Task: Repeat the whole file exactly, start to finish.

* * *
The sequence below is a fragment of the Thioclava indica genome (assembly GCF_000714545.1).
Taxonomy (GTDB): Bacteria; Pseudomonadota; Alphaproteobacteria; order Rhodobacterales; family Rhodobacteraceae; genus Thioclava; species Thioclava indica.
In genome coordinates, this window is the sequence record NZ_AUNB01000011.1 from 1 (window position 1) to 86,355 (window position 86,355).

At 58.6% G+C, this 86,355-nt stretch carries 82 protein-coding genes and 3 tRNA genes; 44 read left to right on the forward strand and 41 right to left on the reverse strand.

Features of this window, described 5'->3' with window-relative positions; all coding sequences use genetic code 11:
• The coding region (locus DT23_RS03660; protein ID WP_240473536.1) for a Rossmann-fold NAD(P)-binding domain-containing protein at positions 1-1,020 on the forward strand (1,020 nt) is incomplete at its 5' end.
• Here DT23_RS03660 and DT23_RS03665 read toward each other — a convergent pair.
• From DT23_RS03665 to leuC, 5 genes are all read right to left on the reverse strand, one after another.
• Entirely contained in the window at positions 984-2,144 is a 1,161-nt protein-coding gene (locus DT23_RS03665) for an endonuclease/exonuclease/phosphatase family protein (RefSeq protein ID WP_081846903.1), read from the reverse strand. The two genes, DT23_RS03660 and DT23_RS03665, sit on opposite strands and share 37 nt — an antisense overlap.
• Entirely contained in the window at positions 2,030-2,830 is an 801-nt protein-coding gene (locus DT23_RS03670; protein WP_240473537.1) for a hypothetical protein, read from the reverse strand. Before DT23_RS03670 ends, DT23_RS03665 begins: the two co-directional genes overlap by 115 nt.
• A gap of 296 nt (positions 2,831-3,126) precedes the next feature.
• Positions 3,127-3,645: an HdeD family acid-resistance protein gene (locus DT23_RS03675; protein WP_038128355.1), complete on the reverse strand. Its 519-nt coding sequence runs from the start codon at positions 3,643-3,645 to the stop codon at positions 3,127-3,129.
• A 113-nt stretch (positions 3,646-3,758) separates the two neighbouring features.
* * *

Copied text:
The sequence below is a fragment of the Thioclava indica genome (assembly GCF_000714545.1).
Taxonomy (GTDB): Bacteria; Pseudomonadota; Alphaproteobacteria; order Rhodobacterales; family Rhodobacteraceae; genus Thioclava; species Thioclava indica.
In genome coordinates, this window is the sequence record NZ_AUNB01000011.1 from 1 (window position 1) to 86,355 (window position 86,355).

At 58.6% G+C, this 86,355-nt stretch carries 82 protein-coding genes and 3 tRNA genes; 44 read left to right on the forward strand and 41 right to left on the reverse strand.

Features of this window, described 5'->3' with window-relative positions; all coding sequences use genetic code 11:
• The coding region (locus DT23_RS03660; protein ID WP_240473536.1) for a Rossmann-fold NAD(P)-binding domain-containing protein at positions 1-1,020 on the forward strand (1,020 nt) is incomplete at its 5' end.
• Here DT23_RS03660 and DT23_RS03665 read toward each other — a convergent pair.
• From DT23_RS03665 to leuC, 5 genes are all read right to left on the reverse strand, one after another.
• Entirely contained in the window at positions 984-2,144 is a 1,161-nt protein-coding gene (locus DT23_RS03665) for an endonuclease/exonuclease/phosphatase family protein (RefSeq protein ID WP_081846903.1), read from the reverse strand. The two genes, DT23_RS03660 and DT23_RS03665, sit on opposite strands and share 37 nt — an antisense overlap.
• Entirely contained in the window at positions 2,030-2,830 is an 801-nt protein-coding gene (locus DT23_RS03670; protein WP_240473537.1) for a hypothetical protein, read from the reverse strand. Before DT23_RS03670 ends, DT23_RS03665 begins: the two co-directional genes overlap by 115 nt.
• A gap of 296 nt (positions 2,831-3,126) precedes the next feature.
• Positions 3,127-3,645: an HdeD family acid-resistance protein gene (locus DT23_RS03675; protein WP_038128355.1), complete on the reverse strand. Its 519-nt coding sequence runs from the start codon at positions 3,643-3,645 to the stop codon at positions 3,127-3,129.
• A 113-nt stretch (positions 3,646-3,758) separates the two neighbouring features.